Agricultural Research Education and Development project assists Ghanaian farmers to maximize maize production

A Senior Research Scientist, Crops Research Institute of the Council for Scientific and Industrial Research (CSIR-CRI), Dr Jonas Osei-Adu, is advocating sustained long-term investment to transform maize production in the country.

“It is time to give the needed attention to all the stages in the maize production system to help create jobs and wealth along the value chain,” he stated.

According to the Senior Research Scientist, about 35 per cent of maize produced in the country go waste annually because of issues related to storage, marketing, irrigational facilities, the timely release of inputs and poor road network.

“If we are able to reduce post-harvest losses to about 15 per cent then the country will be on its way to reaching an appreciable standard in maize production to enhance food security,” Dr Osei-Adu siad in an interview.

This was on the sideline of a field trip to a demonstration maize farm at Woraso near Asante-Mampong in the Ashanti Region, cultivated under the Partnership for Agricultural Research, Education and Development (PAIRED) project.

The project is being sponsored by the United States Agency for International Development (USAID) through CORAF, an international non-profit association working to enhance prosperity, food and nutrition security in West and Central Africa.

The CSIR-CRI is implementing the project, which seeks to assist the beneficiary maize farmers to have access to improved and quality seeds, and also embrace good agronomic practices, including soil fertility management.

The project is intended to improve the maize production system through the Innovation Platform (IP) concept, bringing together all the actors working along the value chain.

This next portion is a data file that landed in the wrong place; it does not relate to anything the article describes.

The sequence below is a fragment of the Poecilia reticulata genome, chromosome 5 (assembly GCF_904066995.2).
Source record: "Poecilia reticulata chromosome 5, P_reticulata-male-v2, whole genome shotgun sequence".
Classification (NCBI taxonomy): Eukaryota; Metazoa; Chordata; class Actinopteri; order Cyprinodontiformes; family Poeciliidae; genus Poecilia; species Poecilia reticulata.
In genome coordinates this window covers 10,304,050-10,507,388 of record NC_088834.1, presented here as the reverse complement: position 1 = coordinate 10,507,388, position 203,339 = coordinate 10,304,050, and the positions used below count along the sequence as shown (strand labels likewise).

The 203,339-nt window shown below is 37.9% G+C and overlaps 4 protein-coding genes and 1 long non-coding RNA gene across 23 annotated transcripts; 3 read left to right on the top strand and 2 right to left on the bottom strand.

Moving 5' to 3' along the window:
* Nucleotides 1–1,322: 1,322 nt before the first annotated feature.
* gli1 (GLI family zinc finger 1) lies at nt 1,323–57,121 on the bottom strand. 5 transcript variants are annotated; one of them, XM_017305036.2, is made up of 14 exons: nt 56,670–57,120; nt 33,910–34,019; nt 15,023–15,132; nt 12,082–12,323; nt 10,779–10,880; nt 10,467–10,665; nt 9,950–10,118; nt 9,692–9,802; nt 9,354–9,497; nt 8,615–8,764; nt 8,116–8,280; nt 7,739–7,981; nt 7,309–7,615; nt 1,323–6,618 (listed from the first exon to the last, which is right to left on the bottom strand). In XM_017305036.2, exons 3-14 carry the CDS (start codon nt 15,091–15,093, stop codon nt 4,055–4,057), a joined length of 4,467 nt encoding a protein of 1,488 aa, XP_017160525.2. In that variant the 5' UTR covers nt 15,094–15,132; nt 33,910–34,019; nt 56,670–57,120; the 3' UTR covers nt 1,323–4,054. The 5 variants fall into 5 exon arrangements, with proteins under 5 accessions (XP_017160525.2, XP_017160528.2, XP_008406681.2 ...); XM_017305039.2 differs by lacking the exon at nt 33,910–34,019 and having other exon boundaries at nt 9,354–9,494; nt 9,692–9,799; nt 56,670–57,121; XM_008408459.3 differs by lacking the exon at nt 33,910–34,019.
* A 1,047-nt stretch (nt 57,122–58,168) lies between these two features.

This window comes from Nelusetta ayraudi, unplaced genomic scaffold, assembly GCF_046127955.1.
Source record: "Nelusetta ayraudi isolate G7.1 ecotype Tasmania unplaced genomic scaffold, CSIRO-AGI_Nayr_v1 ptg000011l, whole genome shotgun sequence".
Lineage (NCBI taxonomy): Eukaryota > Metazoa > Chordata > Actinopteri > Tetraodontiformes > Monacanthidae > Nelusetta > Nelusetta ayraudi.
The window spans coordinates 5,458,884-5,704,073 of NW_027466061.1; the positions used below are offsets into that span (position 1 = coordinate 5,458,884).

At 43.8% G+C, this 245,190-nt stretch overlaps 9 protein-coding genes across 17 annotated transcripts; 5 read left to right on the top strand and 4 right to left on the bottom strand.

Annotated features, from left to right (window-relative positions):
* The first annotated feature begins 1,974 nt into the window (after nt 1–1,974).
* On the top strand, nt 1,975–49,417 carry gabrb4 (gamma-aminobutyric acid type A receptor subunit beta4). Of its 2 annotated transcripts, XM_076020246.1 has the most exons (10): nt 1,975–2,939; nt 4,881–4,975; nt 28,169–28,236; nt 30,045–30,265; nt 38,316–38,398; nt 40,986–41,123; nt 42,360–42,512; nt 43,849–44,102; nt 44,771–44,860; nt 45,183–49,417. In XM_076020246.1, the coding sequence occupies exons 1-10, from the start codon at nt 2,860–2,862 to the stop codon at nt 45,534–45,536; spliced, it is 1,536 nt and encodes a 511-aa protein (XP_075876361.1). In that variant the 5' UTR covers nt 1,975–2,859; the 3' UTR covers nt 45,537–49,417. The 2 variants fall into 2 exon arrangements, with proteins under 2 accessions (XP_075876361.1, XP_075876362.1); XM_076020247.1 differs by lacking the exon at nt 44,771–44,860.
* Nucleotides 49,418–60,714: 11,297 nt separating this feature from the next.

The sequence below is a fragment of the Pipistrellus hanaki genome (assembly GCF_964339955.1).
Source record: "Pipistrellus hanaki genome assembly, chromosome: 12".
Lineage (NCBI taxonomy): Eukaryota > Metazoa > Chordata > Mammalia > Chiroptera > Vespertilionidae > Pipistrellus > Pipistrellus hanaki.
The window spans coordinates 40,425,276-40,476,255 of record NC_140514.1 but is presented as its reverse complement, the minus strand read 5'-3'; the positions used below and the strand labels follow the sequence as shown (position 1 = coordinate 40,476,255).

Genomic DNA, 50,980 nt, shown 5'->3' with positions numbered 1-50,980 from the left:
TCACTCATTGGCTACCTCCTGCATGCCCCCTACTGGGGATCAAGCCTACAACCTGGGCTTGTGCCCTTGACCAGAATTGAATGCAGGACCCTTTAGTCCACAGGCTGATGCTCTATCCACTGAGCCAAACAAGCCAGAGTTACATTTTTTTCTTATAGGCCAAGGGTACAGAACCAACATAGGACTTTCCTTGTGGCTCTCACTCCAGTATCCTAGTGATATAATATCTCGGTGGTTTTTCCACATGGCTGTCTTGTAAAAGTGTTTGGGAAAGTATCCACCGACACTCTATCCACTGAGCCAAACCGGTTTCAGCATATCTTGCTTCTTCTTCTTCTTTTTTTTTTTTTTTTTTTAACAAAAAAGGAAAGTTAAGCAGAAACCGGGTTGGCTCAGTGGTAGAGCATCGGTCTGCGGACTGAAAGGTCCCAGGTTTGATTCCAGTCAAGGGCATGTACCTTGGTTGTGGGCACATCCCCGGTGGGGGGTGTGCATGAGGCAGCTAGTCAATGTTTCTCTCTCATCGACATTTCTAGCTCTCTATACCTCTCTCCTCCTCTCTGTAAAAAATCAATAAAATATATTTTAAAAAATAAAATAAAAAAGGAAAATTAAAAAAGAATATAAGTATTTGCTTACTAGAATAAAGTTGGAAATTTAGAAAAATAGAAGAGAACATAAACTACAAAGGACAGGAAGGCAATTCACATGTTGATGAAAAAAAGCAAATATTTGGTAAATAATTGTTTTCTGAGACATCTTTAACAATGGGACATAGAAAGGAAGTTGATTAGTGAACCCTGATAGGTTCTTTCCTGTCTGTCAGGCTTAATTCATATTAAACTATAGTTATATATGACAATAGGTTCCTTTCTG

The CSIR-CRI and SeedCo, a private seed company, are providing the eight maize varieties being cultivated under the project.

The Project Coordinator for PAIRED, Dr Osei-Adu, also said that the maize varieties were carefully selected, given their quality and ability to withstand drought and the changing climatic conditions.

“We hope the farmers realize the benefits in using certified seeds produced by the experts instead of relying on the ones they are accustomed to in order to increase their yield substantially,” the Project Coordinator observed.

He said the project was being implemented in 12 communities in six districts, including Atebubu-Amantin, Asante-Mampong, Ejura-Sekyedumase, Sunyani, Wenchi, and Tano-South.

A Research Scientist at CSIR-CRI, Dr Stephen Yeboah, said the beneficiary farmers were being taught the acceptable ways of applying fertilizer, weed and pest control and other agronomic practices.

The Agronomist advised the farmers to embrace the techniques they were being exposed to, saying the experts were committed to assisting them to transform their farming practices for the better.

Mr Kwabena Osei, Chairman of the Woraso Innovation Platform, said the farming community was appreciative of the new technology and improved crop varieties provided to the members to help expand their businesses.

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